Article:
Tropical forest gunshot classification training audio dataset
DATA SOURCE LOCATION Data were collected in tropical forest sites in central Belize. Data were recorded in Tapir Mountain Nature Reserve (TMNR) and the adjoining Pook’s Hill Reserve in Cayo District, Belize [17.150, -88.860] and Manatee Forest Reserve (MFR) and surrounding protected areas in Belize District, Belize [17.260, -88.490]. FOLDERS The folders contain audio files recorded between 2017 and 2021. The ‘Training data’ folder and the ‘Validation data’ folder contain two temporally distinct datasets, which can be used for model training and validation. The training folder consists of 80% of the total dataset, and the validation folder comprises the remaining 20%. Within each of these folders are two folders labelled ‘Gunshot’ and ‘Background’. FILES The folders contain 749 gunshot files and over 35,000 background files. The files are in Waveform Audio File Format (wav), and are each 4.09 seconds long. The first 8 alphanumeric characters of the file name corresponds to the UNIX hexadecimal timestamp of the time of recording. Some files contain additional alphanumeric characters after these initial 8 characters, which were used as unique identifying numbers during processing and do not convey any additional information.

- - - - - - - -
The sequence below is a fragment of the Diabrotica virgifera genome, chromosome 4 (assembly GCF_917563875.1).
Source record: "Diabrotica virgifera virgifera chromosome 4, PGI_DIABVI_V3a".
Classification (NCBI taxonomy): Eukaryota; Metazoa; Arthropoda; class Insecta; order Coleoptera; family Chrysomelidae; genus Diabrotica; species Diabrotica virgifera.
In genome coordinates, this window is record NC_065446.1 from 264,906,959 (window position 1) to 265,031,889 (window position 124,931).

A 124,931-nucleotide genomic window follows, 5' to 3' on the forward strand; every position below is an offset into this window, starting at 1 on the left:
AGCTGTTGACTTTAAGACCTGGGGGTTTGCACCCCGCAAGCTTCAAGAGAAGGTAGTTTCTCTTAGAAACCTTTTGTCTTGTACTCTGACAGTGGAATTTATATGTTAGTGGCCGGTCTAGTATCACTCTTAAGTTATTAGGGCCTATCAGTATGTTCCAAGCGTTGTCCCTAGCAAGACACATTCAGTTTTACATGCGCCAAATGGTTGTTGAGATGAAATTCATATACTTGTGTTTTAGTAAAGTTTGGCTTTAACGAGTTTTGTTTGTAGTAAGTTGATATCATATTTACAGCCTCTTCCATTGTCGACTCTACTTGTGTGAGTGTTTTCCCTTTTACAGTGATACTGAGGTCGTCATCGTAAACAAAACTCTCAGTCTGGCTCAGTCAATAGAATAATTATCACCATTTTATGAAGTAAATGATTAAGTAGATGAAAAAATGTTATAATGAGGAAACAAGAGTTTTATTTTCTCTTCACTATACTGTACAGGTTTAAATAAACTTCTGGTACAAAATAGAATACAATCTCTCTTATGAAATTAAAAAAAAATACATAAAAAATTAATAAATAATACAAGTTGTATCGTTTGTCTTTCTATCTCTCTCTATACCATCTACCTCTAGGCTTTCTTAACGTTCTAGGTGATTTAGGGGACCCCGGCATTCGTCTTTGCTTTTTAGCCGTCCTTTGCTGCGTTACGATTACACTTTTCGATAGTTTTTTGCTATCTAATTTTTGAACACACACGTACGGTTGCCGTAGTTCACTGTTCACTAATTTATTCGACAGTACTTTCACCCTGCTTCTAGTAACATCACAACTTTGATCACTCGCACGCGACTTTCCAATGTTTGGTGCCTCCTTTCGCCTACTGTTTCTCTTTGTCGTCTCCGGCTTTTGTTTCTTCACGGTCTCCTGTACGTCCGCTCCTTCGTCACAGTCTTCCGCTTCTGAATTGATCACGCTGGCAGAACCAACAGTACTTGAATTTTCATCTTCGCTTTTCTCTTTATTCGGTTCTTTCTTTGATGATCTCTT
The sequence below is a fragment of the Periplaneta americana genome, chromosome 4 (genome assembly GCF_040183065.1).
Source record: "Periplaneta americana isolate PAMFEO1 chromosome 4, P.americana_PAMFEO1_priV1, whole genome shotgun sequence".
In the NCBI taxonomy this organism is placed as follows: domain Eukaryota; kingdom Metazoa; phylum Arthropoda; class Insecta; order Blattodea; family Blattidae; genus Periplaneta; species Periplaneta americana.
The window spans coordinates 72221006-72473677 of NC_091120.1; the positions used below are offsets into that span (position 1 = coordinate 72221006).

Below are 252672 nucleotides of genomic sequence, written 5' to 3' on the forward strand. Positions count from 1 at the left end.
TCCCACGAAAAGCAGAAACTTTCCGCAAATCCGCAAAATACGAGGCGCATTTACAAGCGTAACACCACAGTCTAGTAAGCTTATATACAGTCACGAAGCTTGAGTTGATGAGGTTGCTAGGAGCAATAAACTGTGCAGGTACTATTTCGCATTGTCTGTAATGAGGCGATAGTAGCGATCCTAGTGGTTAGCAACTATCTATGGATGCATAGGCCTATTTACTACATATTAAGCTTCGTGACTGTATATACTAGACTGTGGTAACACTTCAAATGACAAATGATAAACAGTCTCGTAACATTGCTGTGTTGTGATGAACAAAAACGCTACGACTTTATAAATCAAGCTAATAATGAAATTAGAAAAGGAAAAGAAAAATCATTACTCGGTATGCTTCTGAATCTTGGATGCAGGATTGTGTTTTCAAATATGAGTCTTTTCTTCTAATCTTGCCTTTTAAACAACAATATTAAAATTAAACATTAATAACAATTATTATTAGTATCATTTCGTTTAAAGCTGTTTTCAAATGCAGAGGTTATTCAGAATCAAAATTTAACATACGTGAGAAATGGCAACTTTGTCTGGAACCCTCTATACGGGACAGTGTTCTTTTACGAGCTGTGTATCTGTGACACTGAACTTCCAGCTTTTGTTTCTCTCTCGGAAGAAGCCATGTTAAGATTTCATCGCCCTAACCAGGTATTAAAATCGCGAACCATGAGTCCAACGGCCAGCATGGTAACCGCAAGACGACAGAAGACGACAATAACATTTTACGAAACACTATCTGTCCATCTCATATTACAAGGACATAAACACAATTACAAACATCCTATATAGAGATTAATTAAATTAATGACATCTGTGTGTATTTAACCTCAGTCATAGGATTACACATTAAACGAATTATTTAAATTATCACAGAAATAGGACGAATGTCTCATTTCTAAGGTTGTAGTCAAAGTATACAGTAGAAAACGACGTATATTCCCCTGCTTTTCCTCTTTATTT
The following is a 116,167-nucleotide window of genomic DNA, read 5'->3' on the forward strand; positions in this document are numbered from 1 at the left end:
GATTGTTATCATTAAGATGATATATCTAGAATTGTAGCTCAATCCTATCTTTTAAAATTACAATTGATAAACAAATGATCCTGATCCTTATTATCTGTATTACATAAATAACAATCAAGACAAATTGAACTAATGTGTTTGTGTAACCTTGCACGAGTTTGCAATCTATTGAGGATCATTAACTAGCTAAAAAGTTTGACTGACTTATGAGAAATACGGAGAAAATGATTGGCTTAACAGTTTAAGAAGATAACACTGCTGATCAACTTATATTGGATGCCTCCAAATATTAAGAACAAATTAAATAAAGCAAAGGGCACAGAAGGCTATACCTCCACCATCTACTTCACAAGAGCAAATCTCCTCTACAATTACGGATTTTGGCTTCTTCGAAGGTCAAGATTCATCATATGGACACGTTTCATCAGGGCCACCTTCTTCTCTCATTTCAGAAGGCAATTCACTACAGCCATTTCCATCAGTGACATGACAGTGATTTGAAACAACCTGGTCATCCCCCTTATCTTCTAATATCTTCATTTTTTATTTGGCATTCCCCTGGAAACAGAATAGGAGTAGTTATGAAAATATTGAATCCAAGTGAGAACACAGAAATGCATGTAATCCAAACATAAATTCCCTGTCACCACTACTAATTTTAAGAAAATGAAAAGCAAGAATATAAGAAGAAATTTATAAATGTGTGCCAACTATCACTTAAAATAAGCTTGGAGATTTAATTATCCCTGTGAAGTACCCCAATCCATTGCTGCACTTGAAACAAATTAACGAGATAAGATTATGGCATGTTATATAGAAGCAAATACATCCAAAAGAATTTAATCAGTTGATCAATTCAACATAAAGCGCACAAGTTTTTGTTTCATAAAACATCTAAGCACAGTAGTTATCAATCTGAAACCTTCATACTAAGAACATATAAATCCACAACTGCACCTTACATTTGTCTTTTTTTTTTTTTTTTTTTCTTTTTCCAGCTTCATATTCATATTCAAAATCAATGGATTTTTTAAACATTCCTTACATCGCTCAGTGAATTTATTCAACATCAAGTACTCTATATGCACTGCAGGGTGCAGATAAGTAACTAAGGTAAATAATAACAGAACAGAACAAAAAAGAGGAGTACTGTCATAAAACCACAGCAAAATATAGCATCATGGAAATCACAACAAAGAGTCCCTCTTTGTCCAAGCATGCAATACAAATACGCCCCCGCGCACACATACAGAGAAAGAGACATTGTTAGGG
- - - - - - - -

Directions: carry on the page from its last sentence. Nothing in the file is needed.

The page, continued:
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Data were collected using AudioMoth acoustic sensors (v 1.0.0 and v 1.1.1). AudioMoths were housed in either a rubber-sealed watertight plumbing tube or the official AudioMoth IPX7 waterproof case. In both cases a Schlegel acoustic vent was used. At 20 separate locations we attached AudioMoths to the nearest suitable tree at shoulder height and directed the sensor towards valley areas. Devices were left at their respective sites for 1-12 months. AudioMoths were configured with a custom firmware developed to detect and record gunshots in Belizean tropical forests (see Prince et al. 2019). Sounds were recorded as 4.09 s Waveform Audio File Format (wav) files, collected at a sample rate of 8 kHz. Additional recordings were created through controlled firing of shotguns in Pook’s Hill Reserve. Shotguns were shot during the day and night at distances of 0-1000 m from 13 continuously recording sensors. Gunshot events were manually extracted from the controlled firing at Pook’s Hill Reserve using listening and inspection of spectrograms. Background files were obtained by taking a random sample of 10,000 files from the two surveys (TMNR and MFR), and then listening to remove any gunshots or human voice. Gunshot files were extracted from these survey data through the use of a custom gunshot detection filter, followed by spectrogram inspection and listening to classify gunshots and false positives. False positives from this filter were also added to the background dataset. Training and validation of automated classification models requires separate, non-overlapping training and validation datasets. The training and validation data used to train the classification model in Katsis et al. (in press) comprised the ground-truthed data, as well as survey data collected in TMNR and MFR. For each of these datasets, we ordered the recordings from each category (background and gunshot) according to the time the recording was made. Recordings made in the first 80% of the sampling period for each category at each site comprised the training dataset, and the remaining recordings, from the last 20% of the sampling period, comprised the validation dataset. We partitioned the data in this way to reduce ‘leakage’ between the validation and training datasets, which would lead to validating the model on data it has already seen. See Katsis et al. (in press) for a detailed description of methodology.